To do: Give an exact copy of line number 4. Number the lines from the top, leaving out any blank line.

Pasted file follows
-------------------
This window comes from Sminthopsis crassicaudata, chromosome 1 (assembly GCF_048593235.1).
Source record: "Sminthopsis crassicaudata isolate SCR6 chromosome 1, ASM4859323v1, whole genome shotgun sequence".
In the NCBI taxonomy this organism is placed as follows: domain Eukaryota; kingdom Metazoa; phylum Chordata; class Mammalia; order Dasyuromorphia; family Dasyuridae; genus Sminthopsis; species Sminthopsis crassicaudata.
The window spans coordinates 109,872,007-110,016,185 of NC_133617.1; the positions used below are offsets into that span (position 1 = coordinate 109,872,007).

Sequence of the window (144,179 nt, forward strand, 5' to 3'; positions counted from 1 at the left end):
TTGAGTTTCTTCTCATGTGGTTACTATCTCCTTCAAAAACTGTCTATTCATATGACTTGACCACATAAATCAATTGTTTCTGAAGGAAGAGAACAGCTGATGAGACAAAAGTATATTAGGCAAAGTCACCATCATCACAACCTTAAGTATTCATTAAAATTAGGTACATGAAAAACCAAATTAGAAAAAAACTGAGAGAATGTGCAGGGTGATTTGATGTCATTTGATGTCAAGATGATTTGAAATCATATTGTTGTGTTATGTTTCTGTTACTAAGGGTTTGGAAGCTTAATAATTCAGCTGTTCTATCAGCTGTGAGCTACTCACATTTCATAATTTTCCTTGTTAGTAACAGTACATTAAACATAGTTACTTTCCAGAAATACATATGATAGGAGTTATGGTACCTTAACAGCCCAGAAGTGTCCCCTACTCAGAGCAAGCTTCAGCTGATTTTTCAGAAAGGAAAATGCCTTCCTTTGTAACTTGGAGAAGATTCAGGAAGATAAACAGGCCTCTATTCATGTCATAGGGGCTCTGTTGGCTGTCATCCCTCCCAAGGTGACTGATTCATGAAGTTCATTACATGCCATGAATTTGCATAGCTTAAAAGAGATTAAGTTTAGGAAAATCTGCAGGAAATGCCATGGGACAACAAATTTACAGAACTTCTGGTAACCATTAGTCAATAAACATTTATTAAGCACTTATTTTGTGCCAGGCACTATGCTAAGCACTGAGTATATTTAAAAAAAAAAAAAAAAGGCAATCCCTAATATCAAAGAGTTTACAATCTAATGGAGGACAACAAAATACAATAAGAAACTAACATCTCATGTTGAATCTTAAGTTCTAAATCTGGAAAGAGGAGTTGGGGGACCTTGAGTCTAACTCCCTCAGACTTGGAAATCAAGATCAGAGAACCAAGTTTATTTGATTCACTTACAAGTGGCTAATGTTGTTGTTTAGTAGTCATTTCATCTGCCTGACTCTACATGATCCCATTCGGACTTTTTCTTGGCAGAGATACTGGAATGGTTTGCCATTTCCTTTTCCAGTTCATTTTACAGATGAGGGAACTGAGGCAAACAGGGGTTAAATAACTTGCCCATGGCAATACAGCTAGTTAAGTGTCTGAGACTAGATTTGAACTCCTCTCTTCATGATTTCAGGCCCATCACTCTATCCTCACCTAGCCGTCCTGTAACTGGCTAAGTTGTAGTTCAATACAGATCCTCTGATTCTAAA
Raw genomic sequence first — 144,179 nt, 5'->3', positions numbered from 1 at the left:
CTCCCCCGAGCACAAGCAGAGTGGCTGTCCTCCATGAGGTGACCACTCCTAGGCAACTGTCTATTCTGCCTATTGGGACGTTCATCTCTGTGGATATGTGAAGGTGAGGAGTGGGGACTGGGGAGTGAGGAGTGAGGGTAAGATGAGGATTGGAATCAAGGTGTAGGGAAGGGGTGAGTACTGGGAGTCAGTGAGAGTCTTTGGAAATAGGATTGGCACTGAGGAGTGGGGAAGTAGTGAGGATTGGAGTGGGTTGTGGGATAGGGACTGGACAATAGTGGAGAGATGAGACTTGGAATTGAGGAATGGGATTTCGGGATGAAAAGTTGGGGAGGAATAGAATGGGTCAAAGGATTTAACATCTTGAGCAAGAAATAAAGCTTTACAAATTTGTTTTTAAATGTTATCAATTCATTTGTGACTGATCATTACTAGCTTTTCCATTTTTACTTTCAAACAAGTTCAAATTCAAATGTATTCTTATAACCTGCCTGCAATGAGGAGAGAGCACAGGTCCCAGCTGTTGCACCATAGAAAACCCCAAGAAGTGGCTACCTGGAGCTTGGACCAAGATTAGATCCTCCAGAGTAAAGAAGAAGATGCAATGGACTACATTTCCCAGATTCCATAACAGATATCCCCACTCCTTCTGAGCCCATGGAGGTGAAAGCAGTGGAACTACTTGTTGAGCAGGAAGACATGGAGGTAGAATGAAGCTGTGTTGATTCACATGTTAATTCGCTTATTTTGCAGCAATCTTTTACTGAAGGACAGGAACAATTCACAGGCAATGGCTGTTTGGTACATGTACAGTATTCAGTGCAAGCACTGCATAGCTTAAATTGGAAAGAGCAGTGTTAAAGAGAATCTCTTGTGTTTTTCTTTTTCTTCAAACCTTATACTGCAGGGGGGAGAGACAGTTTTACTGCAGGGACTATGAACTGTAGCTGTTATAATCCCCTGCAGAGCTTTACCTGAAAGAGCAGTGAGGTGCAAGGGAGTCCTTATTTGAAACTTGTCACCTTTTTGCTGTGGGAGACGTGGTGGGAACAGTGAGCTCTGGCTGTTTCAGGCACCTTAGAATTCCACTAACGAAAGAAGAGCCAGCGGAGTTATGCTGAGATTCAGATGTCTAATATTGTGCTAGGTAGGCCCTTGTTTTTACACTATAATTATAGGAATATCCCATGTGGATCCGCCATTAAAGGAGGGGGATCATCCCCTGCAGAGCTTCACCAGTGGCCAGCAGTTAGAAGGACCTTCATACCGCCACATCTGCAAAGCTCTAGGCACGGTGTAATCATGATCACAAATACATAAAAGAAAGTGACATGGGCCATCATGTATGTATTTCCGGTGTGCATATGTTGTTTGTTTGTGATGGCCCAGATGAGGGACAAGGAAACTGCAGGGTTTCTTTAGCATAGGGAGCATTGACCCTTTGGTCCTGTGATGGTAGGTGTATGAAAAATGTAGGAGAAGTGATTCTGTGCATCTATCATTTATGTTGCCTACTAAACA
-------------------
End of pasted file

The window spans coordinates 109,872,007-110,016,185 of NC_133617.1; the positions used below are offsets into that span (position 1 = coordinate 109,872,007).